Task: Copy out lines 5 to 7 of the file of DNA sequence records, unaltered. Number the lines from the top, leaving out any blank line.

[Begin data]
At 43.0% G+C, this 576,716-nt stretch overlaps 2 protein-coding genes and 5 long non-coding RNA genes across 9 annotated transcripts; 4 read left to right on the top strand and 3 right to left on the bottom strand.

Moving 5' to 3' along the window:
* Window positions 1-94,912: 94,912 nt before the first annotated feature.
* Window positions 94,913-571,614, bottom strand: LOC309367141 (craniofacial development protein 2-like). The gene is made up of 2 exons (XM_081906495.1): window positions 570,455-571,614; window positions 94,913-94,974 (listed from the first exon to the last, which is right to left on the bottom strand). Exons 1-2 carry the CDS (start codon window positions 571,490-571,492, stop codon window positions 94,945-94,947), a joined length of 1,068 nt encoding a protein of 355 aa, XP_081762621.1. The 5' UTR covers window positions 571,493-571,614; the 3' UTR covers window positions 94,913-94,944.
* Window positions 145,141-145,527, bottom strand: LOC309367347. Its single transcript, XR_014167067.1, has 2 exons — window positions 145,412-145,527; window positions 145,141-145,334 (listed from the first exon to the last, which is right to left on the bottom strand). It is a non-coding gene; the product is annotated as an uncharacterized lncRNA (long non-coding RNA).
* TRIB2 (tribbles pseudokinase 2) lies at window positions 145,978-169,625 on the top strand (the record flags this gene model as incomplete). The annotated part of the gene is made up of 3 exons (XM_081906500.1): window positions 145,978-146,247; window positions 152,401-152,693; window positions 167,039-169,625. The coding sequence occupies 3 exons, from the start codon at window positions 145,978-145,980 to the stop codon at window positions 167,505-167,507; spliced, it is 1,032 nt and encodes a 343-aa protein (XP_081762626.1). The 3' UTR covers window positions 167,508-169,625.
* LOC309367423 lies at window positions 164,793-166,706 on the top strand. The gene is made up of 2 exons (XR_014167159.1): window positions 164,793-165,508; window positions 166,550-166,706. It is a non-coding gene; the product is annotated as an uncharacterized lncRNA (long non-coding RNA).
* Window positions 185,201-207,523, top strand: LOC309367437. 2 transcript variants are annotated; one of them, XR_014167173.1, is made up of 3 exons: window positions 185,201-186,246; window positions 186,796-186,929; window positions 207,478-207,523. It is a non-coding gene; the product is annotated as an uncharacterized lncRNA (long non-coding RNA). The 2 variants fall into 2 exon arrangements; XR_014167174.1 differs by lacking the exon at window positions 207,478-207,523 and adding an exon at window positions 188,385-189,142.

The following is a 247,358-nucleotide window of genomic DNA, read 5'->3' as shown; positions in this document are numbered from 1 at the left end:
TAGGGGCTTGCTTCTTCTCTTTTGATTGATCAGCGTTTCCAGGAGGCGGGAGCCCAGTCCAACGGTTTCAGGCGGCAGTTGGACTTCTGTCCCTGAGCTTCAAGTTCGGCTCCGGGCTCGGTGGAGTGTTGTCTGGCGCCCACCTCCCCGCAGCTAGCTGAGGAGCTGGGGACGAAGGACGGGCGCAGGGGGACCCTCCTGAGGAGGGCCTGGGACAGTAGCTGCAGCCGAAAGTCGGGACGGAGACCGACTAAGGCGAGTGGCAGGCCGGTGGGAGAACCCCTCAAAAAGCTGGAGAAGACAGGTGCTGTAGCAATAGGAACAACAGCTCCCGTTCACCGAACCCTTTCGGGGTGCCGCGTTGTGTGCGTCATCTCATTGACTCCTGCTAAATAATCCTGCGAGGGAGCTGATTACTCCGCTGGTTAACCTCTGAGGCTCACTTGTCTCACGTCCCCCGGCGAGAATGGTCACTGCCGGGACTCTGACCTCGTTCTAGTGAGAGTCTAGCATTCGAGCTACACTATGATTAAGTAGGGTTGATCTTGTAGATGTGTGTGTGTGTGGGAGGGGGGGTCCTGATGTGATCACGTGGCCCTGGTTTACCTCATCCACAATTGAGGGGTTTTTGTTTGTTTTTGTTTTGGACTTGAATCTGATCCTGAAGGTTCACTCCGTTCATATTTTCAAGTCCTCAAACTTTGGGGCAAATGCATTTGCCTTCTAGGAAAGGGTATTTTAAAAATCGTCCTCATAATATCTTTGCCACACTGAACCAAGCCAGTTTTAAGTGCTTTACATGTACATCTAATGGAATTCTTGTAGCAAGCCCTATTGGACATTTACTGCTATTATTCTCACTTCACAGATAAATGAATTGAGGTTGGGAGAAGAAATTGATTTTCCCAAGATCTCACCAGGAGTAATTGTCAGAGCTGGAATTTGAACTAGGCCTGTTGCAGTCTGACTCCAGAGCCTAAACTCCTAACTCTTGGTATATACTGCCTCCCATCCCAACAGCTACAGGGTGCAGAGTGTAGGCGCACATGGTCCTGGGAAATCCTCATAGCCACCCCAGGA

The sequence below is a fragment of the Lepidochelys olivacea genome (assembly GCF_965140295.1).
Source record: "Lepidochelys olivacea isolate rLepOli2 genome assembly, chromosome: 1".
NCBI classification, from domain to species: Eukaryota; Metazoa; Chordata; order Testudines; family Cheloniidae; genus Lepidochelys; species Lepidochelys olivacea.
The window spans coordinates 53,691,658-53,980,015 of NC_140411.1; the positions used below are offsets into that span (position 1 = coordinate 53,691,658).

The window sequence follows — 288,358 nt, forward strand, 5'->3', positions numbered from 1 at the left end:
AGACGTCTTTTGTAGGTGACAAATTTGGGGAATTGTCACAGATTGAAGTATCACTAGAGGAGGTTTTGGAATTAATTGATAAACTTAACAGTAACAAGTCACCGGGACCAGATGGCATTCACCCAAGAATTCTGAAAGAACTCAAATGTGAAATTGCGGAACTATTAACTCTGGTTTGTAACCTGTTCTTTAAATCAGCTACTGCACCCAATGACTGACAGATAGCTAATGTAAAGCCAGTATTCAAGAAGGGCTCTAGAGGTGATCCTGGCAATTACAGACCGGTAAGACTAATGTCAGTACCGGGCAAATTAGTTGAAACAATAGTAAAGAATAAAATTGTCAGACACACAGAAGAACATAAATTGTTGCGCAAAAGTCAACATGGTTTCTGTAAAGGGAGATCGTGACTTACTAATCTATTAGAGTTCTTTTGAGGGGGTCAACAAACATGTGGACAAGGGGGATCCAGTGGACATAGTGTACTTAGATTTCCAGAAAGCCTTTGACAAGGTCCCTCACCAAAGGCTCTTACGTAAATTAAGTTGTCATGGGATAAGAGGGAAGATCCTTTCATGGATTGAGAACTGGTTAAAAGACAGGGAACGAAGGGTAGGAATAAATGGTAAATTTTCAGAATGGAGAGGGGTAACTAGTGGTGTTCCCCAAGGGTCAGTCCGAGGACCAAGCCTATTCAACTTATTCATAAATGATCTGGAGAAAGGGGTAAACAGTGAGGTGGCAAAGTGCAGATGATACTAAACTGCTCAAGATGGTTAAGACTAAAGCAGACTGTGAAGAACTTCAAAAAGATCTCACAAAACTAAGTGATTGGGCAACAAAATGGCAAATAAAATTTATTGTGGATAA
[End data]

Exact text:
* Window positions 145,141-145,527, bottom strand: LOC309367347. Its single transcript, XR_014167067.1, has 2 exons — window positions 145,412-145,527; window positions 145,141-145,334 (listed from the first exon to the last, which is right to left on the bottom strand). It is a non-coding gene; the product is annotated as an uncharacterized lncRNA (long non-coding RNA).
* TRIB2 (tribbles pseudokinase 2) lies at window positions 145,978-169,625 on the top strand (the record flags this gene model as incomplete). The annotated part of the gene is made up of 3 exons (XM_081906500.1): window positions 145,978-146,247; window positions 152,401-152,693; window positions 167,039-169,625. The coding sequence occupies 3 exons, from the start codon at window positions 145,978-145,980 to the stop codon at window positions 167,505-167,507; spliced, it is 1,032 nt and encodes a 343-aa protein (XP_081762626.1). The 3' UTR covers window positions 167,508-169,625.
* LOC309367423 lies at window positions 164,793-166,706 on the top strand. The gene is made up of 2 exons (XR_014167159.1): window positions 164,793-165,508; window positions 166,550-166,706. It is a non-coding gene; the product is annotated as an uncharacterized lncRNA (long non-coding RNA).